- Its (Article 48's) plain language and the circumstances of its enactment leave no doubt that Article 48 was intended to facilitate, without legislative obstacles, access to the ballot by citizens in order to amend their constitution.
- In the present procedural circumstances, the Presiding Officer can neither invoke procedural rules nor entertain procedural motions to avoid a vote by the yeas and the nays on the Marriage Initiative Amendment without violating Article 48.
Also, the SJC itself has occasionally scolded ConCons and Senate Presidents for not forcing such votes, but has also ruled that it cannot compel action. There is this apparently annoying concept of separation of powers. This suit claims that in this case, the SJC has to transcend that. We believe that this would be a severe breach of our constitution, as well as legislating from the bench.
Procedures v. Pass-ThroughUnderlying the 64-page brief (hmm, misnomer?), is the concept that the ConCon must approve and pass through the amendment if the 50 of 200 votes are there to do so. The suit makes its most outrageous claim in this area. Specifically:
No right is more firmly embedded in the Massachusetts Constitution than the right of the people “to alter the government and to take measures necessary for their safety, prosperity and happiness.” Mass. Const. Preamble. The vehicle for exercising this right is enshrined as the 48th Article of Amendment, passed after early experience confirmed the necessity of reserving to the people a right and opportunity to amend the Constitution and laws of the Commonwealth by popular initiative.Here, the suit conflates and then muddles two crucial concepts. That cited right relates to the legislature as representative government. This is in opposition to the dictatorial rule of the British colonizers, a government which mingled nobles and clergy in a heavy-handed autocratic rule.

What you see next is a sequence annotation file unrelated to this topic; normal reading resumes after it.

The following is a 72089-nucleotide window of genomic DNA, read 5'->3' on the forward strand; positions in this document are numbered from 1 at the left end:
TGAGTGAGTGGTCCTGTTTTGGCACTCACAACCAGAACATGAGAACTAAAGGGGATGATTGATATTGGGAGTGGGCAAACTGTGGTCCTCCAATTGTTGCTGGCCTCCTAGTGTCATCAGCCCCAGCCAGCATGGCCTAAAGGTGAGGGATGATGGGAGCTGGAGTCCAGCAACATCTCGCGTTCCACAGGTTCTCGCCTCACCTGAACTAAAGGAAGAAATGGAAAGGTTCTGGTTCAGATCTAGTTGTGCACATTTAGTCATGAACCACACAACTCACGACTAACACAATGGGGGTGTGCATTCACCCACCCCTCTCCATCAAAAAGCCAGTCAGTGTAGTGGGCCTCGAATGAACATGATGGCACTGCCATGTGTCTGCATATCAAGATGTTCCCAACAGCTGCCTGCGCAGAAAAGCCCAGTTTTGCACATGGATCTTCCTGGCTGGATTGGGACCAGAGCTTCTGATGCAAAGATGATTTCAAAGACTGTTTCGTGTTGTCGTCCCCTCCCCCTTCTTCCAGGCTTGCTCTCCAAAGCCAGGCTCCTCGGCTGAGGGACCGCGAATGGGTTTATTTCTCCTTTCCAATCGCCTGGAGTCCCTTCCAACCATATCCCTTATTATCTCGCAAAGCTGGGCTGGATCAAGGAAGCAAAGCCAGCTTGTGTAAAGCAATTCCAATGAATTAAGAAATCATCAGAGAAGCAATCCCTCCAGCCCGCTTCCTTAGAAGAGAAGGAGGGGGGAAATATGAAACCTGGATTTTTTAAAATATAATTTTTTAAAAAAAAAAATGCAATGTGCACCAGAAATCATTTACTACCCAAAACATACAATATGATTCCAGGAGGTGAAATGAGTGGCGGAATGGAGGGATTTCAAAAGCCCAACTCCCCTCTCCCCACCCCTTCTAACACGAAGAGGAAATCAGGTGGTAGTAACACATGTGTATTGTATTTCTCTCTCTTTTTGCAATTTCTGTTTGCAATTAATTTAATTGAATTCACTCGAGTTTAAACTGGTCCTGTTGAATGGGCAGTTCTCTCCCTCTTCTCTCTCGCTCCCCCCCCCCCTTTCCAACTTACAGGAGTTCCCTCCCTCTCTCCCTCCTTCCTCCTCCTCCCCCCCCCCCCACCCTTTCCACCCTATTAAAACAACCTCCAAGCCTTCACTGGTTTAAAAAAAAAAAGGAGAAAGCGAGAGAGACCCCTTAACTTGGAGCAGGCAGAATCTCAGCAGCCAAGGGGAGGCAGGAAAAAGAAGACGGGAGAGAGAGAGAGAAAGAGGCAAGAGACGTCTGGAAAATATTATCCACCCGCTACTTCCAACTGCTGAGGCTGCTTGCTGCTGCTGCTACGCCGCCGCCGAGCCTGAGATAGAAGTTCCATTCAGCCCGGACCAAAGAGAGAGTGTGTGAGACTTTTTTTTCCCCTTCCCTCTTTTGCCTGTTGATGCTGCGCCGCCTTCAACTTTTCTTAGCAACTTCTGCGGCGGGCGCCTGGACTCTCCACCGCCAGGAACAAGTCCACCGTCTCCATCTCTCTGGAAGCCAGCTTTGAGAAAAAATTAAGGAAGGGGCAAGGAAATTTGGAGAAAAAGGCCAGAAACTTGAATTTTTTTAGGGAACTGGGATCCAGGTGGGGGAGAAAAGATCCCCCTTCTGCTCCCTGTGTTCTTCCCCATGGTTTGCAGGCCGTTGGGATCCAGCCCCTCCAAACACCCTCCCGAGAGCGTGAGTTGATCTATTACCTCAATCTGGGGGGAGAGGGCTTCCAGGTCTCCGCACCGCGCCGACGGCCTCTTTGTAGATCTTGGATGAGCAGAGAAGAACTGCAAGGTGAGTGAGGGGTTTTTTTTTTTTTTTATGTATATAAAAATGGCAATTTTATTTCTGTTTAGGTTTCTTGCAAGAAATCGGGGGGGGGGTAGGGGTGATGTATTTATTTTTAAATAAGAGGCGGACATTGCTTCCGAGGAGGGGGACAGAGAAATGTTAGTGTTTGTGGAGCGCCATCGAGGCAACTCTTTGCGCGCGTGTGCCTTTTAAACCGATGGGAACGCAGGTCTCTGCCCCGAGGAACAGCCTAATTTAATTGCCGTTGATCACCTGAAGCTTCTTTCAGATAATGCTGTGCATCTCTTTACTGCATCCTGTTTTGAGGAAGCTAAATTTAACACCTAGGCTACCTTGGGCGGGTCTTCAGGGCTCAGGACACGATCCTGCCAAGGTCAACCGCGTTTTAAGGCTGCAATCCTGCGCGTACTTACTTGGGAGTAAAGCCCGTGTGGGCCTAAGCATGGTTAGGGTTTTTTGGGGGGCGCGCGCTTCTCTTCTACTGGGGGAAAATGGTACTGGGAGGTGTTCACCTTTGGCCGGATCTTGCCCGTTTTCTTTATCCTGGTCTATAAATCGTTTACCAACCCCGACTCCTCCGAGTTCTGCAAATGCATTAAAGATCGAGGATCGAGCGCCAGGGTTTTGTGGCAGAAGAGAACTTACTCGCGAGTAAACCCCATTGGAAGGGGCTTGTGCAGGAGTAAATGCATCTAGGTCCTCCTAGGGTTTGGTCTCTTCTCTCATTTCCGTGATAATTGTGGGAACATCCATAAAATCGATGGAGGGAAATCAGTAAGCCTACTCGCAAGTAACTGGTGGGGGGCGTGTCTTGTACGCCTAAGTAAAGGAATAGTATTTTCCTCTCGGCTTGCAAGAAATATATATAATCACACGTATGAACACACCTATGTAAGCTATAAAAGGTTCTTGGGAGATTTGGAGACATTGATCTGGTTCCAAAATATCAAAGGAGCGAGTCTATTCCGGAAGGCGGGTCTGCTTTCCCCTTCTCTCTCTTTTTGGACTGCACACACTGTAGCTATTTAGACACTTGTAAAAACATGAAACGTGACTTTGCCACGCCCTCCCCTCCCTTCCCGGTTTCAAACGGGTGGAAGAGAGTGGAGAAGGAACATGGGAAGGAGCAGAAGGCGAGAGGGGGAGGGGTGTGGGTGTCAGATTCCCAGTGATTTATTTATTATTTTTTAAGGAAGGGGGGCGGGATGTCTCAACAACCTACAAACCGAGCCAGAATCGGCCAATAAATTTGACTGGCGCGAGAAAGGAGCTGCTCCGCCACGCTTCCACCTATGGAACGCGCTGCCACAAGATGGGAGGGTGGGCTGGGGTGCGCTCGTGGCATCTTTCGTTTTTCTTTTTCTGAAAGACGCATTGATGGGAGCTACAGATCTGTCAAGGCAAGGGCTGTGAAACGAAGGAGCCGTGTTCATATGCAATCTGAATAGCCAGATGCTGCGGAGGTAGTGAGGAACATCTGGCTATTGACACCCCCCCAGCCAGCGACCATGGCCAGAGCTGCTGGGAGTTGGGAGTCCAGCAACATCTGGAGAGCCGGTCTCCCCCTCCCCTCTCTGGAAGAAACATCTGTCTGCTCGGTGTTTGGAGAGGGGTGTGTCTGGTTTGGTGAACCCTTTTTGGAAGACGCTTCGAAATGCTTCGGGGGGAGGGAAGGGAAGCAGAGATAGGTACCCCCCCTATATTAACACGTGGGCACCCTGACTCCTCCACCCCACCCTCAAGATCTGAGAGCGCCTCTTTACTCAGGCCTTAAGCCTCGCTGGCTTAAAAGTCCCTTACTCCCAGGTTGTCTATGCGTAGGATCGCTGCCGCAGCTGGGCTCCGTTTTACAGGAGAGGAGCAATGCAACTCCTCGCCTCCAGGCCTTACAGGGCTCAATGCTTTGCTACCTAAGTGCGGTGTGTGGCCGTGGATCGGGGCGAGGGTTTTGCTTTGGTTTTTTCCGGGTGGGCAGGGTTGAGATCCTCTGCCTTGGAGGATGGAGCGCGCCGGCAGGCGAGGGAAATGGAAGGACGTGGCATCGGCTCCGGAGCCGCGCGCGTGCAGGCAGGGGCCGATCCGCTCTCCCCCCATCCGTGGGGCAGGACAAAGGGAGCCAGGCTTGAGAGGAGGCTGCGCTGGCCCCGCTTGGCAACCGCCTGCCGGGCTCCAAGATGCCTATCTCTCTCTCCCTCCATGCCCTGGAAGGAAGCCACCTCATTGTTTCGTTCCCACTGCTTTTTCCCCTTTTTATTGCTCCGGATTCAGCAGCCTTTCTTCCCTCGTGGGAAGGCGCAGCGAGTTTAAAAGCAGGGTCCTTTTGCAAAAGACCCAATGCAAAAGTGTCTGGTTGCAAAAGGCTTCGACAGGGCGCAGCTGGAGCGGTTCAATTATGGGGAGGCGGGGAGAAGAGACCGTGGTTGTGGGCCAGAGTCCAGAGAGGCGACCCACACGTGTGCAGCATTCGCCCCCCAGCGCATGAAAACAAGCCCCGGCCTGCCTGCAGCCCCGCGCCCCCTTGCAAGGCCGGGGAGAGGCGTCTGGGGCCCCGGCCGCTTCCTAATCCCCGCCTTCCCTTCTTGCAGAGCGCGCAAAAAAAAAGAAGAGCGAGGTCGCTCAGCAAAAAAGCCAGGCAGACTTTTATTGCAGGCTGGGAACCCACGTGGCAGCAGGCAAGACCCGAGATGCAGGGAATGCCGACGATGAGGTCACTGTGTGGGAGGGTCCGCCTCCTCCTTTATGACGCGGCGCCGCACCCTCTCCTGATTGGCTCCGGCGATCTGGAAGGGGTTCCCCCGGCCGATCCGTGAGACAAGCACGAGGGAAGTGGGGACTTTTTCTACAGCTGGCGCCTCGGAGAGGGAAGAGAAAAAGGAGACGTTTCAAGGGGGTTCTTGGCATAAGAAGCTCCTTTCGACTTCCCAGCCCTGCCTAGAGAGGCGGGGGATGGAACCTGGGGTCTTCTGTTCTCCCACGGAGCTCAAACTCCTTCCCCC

The suit jumps to claiming that the initiative petition added in 1918 was what those silly folk who led us through the Revolution and constitutional process really meant.
The brief then goes on in several places to claim that the ConCon has the absolute responsibility to pass through the amendment. It also asserts without legal basis that the ConCon and Senate President are forbidden from using procedural moves to delay or block such amendment.
Again, you can sense the frustration, but they need more than self-righteousness to prevail on this.
QED?The suit's own wording form a fair coda to this. It demands new powers for the court over the legislature. It claims, "Unless this Court more actively intervenes, it is obvious that this misperception and the resulting pattern of legislative indifference has and will emasculate Article 48, stripping the people of a fundamental constitutional power."
It also concludes, "If this Court cannot express and clarify the law as respects the operation of Article 48 thereby promoting adherence to its significant constitutional provisions, then no one can."
Well, it can't and amen to that.
Tags: massmarrier, Massachusetts, amendment, same sex marriage, ConCon, Supreme Judicial Court